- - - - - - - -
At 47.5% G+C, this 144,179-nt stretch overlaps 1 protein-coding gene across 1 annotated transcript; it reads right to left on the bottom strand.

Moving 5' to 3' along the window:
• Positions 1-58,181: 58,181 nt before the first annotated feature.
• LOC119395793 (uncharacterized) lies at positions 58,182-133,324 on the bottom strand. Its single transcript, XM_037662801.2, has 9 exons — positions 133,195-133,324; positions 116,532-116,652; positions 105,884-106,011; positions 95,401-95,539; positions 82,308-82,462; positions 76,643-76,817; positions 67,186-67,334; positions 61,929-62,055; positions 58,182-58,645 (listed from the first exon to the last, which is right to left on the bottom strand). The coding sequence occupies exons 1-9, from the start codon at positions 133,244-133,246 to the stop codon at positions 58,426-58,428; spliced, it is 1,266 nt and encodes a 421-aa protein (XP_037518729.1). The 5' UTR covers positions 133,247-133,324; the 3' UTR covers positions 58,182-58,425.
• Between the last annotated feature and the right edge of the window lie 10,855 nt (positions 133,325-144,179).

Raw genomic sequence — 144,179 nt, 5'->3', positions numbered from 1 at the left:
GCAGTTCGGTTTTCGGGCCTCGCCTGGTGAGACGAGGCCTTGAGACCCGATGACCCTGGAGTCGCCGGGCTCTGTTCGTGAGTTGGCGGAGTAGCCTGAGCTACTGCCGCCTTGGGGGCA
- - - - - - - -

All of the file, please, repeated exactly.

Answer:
At 47.5% G+C, this 144,179-nt stretch overlaps 1 protein-coding gene across 1 annotated transcript; it reads right to left on the bottom strand.

Moving 5' to 3' along the window:
• Positions 1-58,181: 58,181 nt before the first annotated feature.
• LOC119395793 (uncharacterized) lies at positions 58,182-133,324 on the bottom strand. Its single transcript, XM_037662801.2, has 9 exons — positions 133,195-133,324; positions 116,532-116,652; positions 105,884-106,011; positions 95,401-95,539; positions 82,308-82,462; positions 76,643-76,817; positions 67,186-67,334; positions 61,929-62,055; positions 58,182-58,645 (listed from the first exon to the last, which is right to left on the bottom strand). The coding sequence occupies exons 1-9, from the start codon at positions 133,244-133,246 to the stop codon at positions 58,426-58,428; spliced, it is 1,266 nt and encodes a 421-aa protein (XP_037518729.1). The 5' UTR covers positions 133,247-133,324; the 3' UTR covers positions 58,182-58,425.
• Between the last annotated feature and the right edge of the window lie 10,855 nt (positions 133,325-144,179).

Raw genomic sequence — 144,179 nt, 5'->3', positions numbered from 1 at the left:
GCAGTTCGGTTTTCGGGCCTCGCCTGGTGAGACGAGGCCTTGAGACCCGATGACCCTGGAGTCGCCGGGCTCTGTTCGTGAGTTGGCGGAGTAGCCTGAGCTACTGCCGCCTTGGGGGCA